If there is one player on this Giants roster that is hard to project for the rest of the season, it has to be Andres Torres.
Based on statistical data, Torres' 2010 is simply unbelievable considering his history.
Here is Torres' line before he came to San Francisco in 2009:
.210 batting average, .258 OBP, .276 slugging, .534 OPS, .219 wOBA in 89 games between Detroit and Texas from 2002-2005.
Here is what he has done since coming to the Bay Area:
.281 average, .363 OBP, .513 slugging, .877 OPS, .385 wOBA in 118 games with the Giants from 2009-2010.
That's an incredible jump, especially in the categories of OBP (where he jumped 105 points), wOBA (166 points) and slugging (237 points). Basically, Torres turned himself from free hacking, slap hitter (think a poor man's Juan Pierre) to a patient, speedy leadoff hitter with serious pop (think Brady Anderson).
Now, who is the real Torres? Is Torres going to keep up this hitting prowess for the remainder of the 2010 season? Or is he going to fall back to his career numbers prior to his arrival in San Francisco?
Well, Giants fans should believe in the latter and I'll point to you a reason why:
Torres is a different player from his Tiger and Ranger days, and his minor league numbers in 2007 and 2008 and improvement from 2009 to 2010 show that.
Since 2005, Torres pretty much bounced around in Triple-A. He played for four Triple-A clubs from 2005-2009: Oklahoma (Texas), Rochester (Minnesota), Iowa (Chicago), Toledo (Detroit), and Fresno (San Francisco). (He also played for a Double-A club, the Erie Seawolves, in 2007.)
In 2005 and 2006, Torres seemed to be the same player he was in Detroit and Texas (e.g. a slap hitter without much plate patience). He posted a a .743 OPS in 15 games with Oklahoma in 2005 and a .687 OPS (and .317 wOBA) in 118 games with Rochester the following the season.
However, starting in 2007, Torres' numbers took a huge spike...in a good way.
Starting in Double-A Erie, the Tigers' Double-A club, Torres posted solid numbers in 85 games. His OPS improved to .844 in Double-A, his OBP jumped to .372, and he hit 11 triples and six home runs (he had only 11 triples and home runs combined the previous season in Rochester).
Later in the year, Torres was promoted to Toledo, the Tigers' Triple-A club. He continued to show the power he showed in Double-A in the International League. While his OBP went down (to .348), his slugging went up (from .472 in Double-A to .506 in Triple-A) as did his OPS (from .844 to .854). What was the reason for the average jumps? In 42 games, Torres hit nine triples and four home runs.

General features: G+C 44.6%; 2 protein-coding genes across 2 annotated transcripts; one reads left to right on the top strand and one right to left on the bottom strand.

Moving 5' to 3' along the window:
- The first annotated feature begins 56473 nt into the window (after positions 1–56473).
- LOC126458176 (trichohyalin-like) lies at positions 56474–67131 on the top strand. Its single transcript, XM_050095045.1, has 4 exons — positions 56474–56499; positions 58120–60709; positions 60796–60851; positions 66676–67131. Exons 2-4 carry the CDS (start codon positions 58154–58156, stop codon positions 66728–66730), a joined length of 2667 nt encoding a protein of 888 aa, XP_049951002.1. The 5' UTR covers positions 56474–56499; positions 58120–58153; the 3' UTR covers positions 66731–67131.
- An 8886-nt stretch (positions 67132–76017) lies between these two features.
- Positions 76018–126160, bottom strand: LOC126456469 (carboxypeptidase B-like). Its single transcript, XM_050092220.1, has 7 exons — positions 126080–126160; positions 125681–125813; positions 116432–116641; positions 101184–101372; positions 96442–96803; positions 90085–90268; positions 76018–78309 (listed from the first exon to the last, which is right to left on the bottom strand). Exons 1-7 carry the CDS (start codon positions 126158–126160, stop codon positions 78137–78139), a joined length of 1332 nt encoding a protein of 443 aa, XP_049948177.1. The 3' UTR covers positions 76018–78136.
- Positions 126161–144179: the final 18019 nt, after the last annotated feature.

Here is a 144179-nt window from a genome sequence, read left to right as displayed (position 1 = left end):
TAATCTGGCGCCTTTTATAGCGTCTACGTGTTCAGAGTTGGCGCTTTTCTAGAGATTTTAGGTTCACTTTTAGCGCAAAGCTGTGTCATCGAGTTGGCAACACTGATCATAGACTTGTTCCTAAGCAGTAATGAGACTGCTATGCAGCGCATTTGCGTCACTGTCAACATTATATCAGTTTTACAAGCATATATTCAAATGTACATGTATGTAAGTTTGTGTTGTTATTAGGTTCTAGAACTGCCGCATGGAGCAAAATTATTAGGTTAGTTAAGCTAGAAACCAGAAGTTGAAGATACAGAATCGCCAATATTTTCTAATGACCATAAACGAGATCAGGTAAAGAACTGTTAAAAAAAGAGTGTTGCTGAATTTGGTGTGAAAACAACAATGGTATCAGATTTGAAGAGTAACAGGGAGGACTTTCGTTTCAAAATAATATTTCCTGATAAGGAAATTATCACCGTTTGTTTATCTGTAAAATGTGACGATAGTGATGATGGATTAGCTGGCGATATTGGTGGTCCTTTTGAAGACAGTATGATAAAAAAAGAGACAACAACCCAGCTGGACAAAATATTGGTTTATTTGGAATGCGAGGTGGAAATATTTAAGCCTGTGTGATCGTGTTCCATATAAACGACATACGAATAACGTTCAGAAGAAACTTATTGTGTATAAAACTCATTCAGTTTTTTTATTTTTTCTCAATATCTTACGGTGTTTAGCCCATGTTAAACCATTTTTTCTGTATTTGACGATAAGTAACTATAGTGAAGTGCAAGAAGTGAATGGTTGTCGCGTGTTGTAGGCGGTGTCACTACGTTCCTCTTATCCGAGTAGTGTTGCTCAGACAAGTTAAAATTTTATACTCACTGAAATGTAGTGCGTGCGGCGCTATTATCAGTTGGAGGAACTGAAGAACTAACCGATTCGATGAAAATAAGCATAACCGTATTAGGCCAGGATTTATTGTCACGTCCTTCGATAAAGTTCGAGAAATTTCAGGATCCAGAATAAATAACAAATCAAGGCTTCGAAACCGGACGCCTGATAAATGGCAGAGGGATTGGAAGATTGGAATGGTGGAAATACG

Now, the OBP drop in Toledo was to be expected. After making progress in drawing walks (Torres has a 0.56 and 0.58 BB/K ratios in 2006 in Rochester and 2007 in Toledo, which included walk rates over 10 percent), he took a step back in Toledo. His BB/K ratio hovered around 0.28, and his walk percentage dropped to 5.8 percent in Triple-A (almost a five point drop from Double-A).
However, the following season in Iowa, Torres brought back his BB/K numbers up to the numbers he put up in Rochester and Erie. In 2008, he finished the year with a 0.53 BB/K ratio (which included an 11.5 percent BB/9). The better part though about his 2008 season? His power didn't drop from Toledo despite the better plate discipline.
With the Cubs, Torres posted a .892 OPS and a .397 wOBA. His wRC (runs created based on wOBA) was 86.7, 28 points higher than his previous high in Double-A in 2007, and in addition to hitting 10 triples, 11 home runs and scoring 91 runs, he also stole 29 bases on 33 attempts.
Granted, Torres put up these numbers as a 30 year old in Triple-A. As evidenced by Joe Borchard this year in Fresno, that doesn't necessarily translate into big league success.
Despite those odds being against him, Torres has succeeded at the Major League level with the Giants. Furthermore, he has shown progression from 2009 as well.
One of the reasons I was skeptical of Torres going into the 2010 season was because of his low BB/K ratio (0.36 in 2009), high O-Swing percentage (29.1 percent), low contact rate (72.3), and low GB/FB percentage (0.69) considering his speed (eight triples and six stolen bases in 170 plate appearances in 2009).
So far, he has improved on those numbers. While his contact rate (81.3 percent in 2010) and GB/FB ratio (0.93; but he's helped by a 26.2 percent line drive percentage) aren't anything special, they certainly are improvements from 2009. However, his main improvement has been in his O-Swing percentage (pitches swung outside the strike zone) and BB/K ratio. He cut down his O-Swing percentage to 23.2 percent and his BB/K ratio sits at 0.76.
Torres has the credentials of a true leadoff hitter in 2010, something you couldn't necessarily say out of him last year based on his stats.
Overall, Torres has been a surprise, and it will be predictable to see his stats regress over time. His BABIP is high at .343, and considering his GB/FB ratio, it is likely that it won't sustain at that level for the remainder of the season.
However, if you look at his overall statistics, Torres has made incredible progress as a Giant, and he should continue to make an impact in the leadoff spot. Now, I know Giants fans worry that he might fall back into the numbers of his Tiger days, but I think Giants fans shouldn't fret. Torres isn't the same player, and his minor league numbers from 2007 and 2008, and his improvement in plate discipline from 2009 to 2010 is proof that that this "San Francisco" Torres is different from the "Detroit" Torres.
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